Tech Skills: Does Java Trump COM When Looking for Work?

mrviceroy (杀人者Daniel是也)
本文发表在 rolia.net/zh 相约加拿大网上社区枫下论坛
Yes, the IT industry has fallen on hard times. Many businesses are
looking for high-quality (meaning highly educated, with lots of
experience and a proven track record) experts, but are reluctant to
hire anyone. Almost all businesses today are stuck in what people label
the "holding pattern" (the sit-and-wait attitude). What are they
waiting for? Seems to me that everyone is waiting to see if there will
be any change in the overall direction: will we be moving away from Web-
based computing, or will this paradigm be reinforced? Regardless of
what may be causing this "staffing freeze," as one of the prospective
employers succinctly put it, the situation reminds us of the days when
everyone was putting all the IT projects on hold while frantically
working on the Y2K bug.

So, what do I have to report with respect to the most/least popular
technologies out there? In a nutshell, I was able to generate most
leads and to provoke most in-depth interviews with my Java skills. Keep
in mind that I wasn't limiting myself to my local area, or even to the
North American market. I was ready for a change, and would consider a high-quality job anywhere in the world.

Surprisingly few opportunities came from the Microsoft camp (despite
the fact that I was advertising my COM/ASP skills aggressively). My
impression is that most businesses that focus on Microsoft technology
are coming from the start-up arena (and we all know how viable the
start-up sector is nowadays). This actually makes sense, when you think
about it -- only fresh start-ups can afford to standardize on one
platform, and Microsoft may make a lot of sense to many of those
companies that are looking for inexpensive, inexperienced labor. Large,
well-established businesses are typically marred by the hodge-podge of
many incompatible technologies, and Microsoft can do absolutely nothing
to help them out in that respect. Java, on the other hand, is an ideal
middleware technology that sits in the middle kingdom and coordinates
all those disparate technologies.

Where I did have some interviews with the prospect of working with
Microsoft-based technologies, these interviews were typically of a
lower caliber than the Java/Unix ones. While most Java interviews were
focusing on design patterns, UML, object-oriented design and
development methodologies, and business frameworks, Microsoft-based
interviews were unmistakably focused on some trivial, low-level coding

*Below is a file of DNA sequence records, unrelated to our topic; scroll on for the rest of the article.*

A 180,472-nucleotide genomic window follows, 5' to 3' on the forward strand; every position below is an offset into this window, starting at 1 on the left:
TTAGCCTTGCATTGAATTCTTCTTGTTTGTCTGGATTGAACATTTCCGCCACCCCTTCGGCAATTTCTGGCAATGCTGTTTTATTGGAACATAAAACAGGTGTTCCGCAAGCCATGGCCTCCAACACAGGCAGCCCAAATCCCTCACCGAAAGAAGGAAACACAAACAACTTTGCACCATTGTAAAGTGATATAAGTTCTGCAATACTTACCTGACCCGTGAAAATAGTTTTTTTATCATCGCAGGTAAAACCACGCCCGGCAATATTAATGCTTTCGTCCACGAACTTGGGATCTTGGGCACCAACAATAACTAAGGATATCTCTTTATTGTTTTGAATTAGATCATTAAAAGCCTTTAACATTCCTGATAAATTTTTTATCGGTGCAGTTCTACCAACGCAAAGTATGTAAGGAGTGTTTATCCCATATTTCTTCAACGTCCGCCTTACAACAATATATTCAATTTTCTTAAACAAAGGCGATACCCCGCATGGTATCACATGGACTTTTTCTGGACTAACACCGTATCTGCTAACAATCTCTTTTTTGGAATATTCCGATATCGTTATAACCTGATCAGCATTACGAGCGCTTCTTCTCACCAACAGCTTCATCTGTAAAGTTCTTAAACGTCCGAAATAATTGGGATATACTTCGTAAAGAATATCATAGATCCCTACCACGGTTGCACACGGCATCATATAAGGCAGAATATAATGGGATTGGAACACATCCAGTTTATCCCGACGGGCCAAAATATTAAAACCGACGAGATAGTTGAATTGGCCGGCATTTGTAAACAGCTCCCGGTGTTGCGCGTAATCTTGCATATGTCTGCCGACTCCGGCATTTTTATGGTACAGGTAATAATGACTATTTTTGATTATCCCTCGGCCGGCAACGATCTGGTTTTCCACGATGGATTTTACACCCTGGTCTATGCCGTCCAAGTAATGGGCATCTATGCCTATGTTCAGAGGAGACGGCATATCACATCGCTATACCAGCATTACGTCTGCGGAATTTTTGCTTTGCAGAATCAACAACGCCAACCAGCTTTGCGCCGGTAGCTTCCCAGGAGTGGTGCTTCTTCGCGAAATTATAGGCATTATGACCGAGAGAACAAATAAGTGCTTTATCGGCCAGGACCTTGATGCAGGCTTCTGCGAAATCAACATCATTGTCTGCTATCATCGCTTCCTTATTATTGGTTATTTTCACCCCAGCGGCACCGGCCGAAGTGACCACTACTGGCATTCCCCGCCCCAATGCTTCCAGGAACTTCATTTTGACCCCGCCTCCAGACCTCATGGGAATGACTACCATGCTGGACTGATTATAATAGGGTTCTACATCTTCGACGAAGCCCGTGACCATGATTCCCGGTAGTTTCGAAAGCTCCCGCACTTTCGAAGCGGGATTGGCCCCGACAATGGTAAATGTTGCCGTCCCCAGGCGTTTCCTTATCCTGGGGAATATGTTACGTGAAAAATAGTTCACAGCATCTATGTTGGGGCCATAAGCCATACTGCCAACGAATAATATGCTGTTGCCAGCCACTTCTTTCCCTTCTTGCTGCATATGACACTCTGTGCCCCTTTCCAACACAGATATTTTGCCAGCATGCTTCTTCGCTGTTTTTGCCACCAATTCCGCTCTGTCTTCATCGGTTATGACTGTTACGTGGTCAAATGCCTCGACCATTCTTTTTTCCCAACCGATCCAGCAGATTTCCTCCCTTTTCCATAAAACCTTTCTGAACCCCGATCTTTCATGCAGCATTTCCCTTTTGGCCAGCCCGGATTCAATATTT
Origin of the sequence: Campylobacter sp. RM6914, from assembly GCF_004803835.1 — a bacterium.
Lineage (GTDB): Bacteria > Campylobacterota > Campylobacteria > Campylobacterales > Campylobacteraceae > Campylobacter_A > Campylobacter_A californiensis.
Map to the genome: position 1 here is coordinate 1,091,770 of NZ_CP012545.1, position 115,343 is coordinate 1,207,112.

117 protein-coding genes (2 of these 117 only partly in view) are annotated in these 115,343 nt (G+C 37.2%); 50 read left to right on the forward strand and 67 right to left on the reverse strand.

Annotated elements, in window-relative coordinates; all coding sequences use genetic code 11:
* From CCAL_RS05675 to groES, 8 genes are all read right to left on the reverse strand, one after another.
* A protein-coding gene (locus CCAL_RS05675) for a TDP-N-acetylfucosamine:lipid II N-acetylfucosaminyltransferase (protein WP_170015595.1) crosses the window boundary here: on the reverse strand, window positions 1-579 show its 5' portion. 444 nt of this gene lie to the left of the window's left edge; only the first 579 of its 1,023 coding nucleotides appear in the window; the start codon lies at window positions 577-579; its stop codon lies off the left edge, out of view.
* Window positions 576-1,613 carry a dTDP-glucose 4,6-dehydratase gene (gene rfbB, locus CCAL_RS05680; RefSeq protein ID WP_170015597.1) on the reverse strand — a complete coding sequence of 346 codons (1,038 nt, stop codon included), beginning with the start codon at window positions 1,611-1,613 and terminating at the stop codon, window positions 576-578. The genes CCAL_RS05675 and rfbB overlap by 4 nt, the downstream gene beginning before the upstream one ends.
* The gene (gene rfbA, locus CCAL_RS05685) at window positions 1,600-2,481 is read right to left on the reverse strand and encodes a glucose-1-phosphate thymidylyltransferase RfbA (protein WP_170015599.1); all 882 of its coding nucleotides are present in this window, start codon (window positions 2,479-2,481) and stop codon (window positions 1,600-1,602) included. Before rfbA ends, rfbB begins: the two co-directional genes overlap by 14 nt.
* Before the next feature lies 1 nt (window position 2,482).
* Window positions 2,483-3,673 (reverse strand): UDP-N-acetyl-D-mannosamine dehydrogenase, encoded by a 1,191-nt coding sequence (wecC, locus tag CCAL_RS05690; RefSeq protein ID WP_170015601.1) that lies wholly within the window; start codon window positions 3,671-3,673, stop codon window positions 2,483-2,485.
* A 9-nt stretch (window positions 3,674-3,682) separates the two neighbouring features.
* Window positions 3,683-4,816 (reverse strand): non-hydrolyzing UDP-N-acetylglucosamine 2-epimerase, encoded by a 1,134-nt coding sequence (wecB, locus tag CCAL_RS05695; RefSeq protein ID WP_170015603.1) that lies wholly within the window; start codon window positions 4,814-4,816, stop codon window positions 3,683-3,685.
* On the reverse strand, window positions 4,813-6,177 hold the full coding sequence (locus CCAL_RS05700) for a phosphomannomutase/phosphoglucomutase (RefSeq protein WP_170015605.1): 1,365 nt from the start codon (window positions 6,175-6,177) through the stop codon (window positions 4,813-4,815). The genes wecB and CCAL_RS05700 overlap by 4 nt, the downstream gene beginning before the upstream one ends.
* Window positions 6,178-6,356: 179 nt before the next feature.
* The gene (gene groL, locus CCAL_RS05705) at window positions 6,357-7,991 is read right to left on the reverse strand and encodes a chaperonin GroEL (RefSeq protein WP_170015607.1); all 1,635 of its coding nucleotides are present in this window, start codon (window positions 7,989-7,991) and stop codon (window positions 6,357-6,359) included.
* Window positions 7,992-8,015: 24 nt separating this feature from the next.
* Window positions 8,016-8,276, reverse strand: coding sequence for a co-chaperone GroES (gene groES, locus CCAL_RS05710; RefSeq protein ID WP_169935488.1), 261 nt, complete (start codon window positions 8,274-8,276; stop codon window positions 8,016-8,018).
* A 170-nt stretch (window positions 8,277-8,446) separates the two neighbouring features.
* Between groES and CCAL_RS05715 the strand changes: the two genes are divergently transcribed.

issues ("How would you sort this sequence? How would you compare these
two sequences?") This also makes sense, because it would be extremely
rare to meet any Microsoft head who has even heard of design patterns,
or who has ever used UML for doing the application design. To put
things more bluntly, Microsoft technologies are geared toward
nonprofessional developer wannabes -- typically, these would be the
accountants and sales representatives who would like to change their
careers and go into IT.

But please, don't get me wrong -- I'm not against Microsoft
technologies. I admire Redmond's adherence to the interfaces in COM
architecture, as I believe that to be one of the most important issues.
There is not much wrong with the technology, it's just that the company
is catering to the nonprofessional developers (read: cheap work force,
low barrier of entry), and that's what is putting me off. I'm not
trying to sound elitist, but this cheapening of our profession is a
blasphemy, like lowering the bar for the requirements for someone to
become a doctor.

Finally, I don't understand people's concern about whether to shy away
from Java in light of the impending C# threat. Your Java skills are
perfectly transferable to C#, as C# is a blatant rip-off of Java in the
first place. You can make the transition in a matter of hours, without
missing a beat. So, even if C# someday manages to kill Java (I know, I
know, an impossible event, but let's be gallant and give it the benefit
of a doubt), you would barely notice any difference.
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2001-7-17 -04:00
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